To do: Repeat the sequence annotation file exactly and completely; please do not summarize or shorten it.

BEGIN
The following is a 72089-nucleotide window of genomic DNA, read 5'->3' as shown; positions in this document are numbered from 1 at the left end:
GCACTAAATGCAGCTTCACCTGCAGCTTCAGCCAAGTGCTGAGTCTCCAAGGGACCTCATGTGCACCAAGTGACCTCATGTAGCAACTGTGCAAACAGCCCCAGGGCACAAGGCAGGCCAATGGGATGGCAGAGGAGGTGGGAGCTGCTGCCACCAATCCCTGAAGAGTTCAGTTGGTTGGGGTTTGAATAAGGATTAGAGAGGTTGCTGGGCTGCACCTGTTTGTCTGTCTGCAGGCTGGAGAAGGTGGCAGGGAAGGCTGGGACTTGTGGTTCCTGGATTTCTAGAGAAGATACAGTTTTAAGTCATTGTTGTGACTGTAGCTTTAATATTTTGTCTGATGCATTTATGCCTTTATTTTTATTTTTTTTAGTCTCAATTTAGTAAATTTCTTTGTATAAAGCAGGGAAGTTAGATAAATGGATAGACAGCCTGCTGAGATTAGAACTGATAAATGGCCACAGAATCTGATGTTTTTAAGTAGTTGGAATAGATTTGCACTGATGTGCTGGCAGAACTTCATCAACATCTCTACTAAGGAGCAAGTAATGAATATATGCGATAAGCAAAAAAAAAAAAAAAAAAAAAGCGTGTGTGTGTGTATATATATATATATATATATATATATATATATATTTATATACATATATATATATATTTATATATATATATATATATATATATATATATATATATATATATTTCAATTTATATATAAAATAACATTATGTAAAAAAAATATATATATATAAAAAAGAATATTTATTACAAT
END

The following is a 72089-nucleotide window of genomic DNA, read 5'->3' as shown; positions in this document are numbered from 1 at the left end:
GCACTAAATGCAGCTTCACCTGCAGCTTCAGCCAAGTGCTGAGTCTCCAAGGGACCTCATGTGCACCAAGTGACCTCATGTAGCAACTGTGCAAACAGCCCCAGGGCACAAGGCAGGCCAATGGGATGGCAGAGGAGGTGGGAGCTGCTGCCACCAATCCCTGAAGAGTTCAGTTGGTTGGGGTTTGAATAAGGATTAGAGAGGTTGCTGGGCTGCACCTGTTTGTCTGTCTGCAGGCTGGAGAAGGTGGCAGGGAAGGCTGGGACTTGTGGTTCCTGGATTTCTAGAGAAGATACAGTTTTAAGTCATTGTTGTGACTGTAGCTTTAATATTTTGTCTGATGCATTTATGCCTTTATTTTTATTTTTTTTAGTCTCAATTTAGTAAATTTCTTTGTATAAAGCAGGGAAGTTAGATAAATGGATAGACAGCCTGCTGAGATTAGAACTGATAAATGGCCACAGAATCTGATGTTTTTAAGTAGTTGGAATAGATTTGCACTGATGTGCTGGCAGAACTTCATCAACATCTCTACTAAGGAGCAAGTAATGAATATATGCGATAAGCAAAAAAAAAAAAAAAAAAAAAGCGTGTGTGTGTGTATATATATATATATATATATATATATATATATATTTATATACATATATATATATATTTATATATATATATATATATATATATATATATATATATATATATTTCAATTTATATATAAAATAACATTATGTAAAAAAAATATATATATATAAAAAAGAATATTTATTACAAT